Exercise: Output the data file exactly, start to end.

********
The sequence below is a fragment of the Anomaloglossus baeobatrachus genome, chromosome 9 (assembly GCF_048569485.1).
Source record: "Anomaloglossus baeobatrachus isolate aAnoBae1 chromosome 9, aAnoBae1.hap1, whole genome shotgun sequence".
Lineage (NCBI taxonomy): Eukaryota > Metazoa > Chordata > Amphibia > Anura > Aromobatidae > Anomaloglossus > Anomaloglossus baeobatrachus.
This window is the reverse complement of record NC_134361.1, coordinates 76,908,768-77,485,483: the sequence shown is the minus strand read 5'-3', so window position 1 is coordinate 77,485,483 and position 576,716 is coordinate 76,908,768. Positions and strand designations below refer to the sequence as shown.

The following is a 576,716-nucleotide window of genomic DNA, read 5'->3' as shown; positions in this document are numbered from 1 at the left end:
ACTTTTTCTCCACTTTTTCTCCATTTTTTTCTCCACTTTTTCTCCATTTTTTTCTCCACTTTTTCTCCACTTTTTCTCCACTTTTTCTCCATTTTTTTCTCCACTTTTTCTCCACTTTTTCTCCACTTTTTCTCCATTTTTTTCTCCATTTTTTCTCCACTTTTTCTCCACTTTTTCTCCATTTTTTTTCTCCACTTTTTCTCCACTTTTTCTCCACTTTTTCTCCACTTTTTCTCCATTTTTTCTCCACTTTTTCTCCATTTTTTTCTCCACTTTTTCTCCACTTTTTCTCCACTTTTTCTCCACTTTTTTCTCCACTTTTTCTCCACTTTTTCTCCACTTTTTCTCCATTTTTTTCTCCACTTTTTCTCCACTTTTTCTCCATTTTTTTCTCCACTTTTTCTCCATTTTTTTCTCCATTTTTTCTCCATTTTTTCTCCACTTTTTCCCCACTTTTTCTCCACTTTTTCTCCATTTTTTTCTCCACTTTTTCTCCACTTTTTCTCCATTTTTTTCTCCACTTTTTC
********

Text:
The sequence below is a fragment of the Anomaloglossus baeobatrachus genome, chromosome 9 (assembly GCF_048569485.1).
Source record: "Anomaloglossus baeobatrachus isolate aAnoBae1 chromosome 9, aAnoBae1.hap1, whole genome shotgun sequence".
Lineage (NCBI taxonomy): Eukaryota > Metazoa > Chordata > Amphibia > Anura > Aromobatidae > Anomaloglossus > Anomaloglossus baeobatrachus.
This window is the reverse complement of record NC_134361.1, coordinates 76,908,768-77,485,483: the sequence shown is the minus strand read 5'-3', so window position 1 is coordinate 77,485,483 and position 576,716 is coordinate 76,908,768. Positions and strand designations below refer to the sequence as shown.

The following is a 576,716-nucleotide window of genomic DNA, read 5'->3' as shown; positions in this document are numbered from 1 at the left end:
ACTTTTTCTCCACTTTTTCTCCATTTTTTTCTCCACTTTTTCTCCATTTTTTTCTCCACTTTTTCTCCACTTTTTCTCCACTTTTTCTCCATTTTTTTCTCCACTTTTTCTCCACTTTTTCTCCACTTTTTCTCCATTTTTTTCTCCATTTTTTCTCCACTTTTTCTCCACTTTTTCTCCATTTTTTTTCTCCACTTTTTCTCCACTTTTTCTCCACTTTTTCTCCACTTTTTCTCCATTTTTTCTCCACTTTTTCTCCATTTTTTTCTCCACTTTTTCTCCACTTTTTCTCCACTTTTTCTCCACTTTTTTCTCCACTTTTTCTCCACTTTTTCTCCACTTTTTCTCCATTTTTTTCTCCACTTTTTCTCCACTTTTTCTCCATTTTTTTCTCCACTTTTTCTCCATTTTTTTCTCCATTTTTTCTCCATTTTTTCTCCACTTTTTCCCCACTTTTTCTCCACTTTTTCTCCATTTTTTTCTCCACTTTTTCTCCACTTTTTCTCCATTTTTTTCTCCACTTTTTC